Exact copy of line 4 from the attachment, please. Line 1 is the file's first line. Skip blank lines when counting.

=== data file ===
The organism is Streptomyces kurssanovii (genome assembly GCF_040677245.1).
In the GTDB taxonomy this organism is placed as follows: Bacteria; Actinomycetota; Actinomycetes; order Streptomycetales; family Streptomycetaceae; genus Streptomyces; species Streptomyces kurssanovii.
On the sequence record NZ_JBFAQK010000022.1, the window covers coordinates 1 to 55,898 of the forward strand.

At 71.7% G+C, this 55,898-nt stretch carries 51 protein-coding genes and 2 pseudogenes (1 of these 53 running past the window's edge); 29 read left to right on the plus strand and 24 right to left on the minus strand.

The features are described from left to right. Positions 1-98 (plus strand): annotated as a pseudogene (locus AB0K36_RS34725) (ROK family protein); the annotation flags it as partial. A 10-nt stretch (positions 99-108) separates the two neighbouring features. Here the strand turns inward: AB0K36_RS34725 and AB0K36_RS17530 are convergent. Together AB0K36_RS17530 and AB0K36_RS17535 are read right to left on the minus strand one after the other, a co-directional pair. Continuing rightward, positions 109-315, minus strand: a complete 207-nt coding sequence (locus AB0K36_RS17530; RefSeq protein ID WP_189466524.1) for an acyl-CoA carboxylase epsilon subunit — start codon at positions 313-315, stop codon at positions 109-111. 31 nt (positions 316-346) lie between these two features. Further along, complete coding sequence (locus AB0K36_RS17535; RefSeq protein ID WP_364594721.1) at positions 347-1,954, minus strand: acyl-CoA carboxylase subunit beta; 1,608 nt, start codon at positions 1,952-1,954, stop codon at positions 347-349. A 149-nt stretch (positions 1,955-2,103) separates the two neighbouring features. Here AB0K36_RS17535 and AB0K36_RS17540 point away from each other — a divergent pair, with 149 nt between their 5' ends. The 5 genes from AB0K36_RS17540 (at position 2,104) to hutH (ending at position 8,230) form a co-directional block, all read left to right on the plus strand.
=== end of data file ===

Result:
At 71.7% G+C, this 55,898-nt stretch carries 51 protein-coding genes and 2 pseudogenes (1 of these 53 running past the window's edge); 29 read left to right on the plus strand and 24 right to left on the minus strand.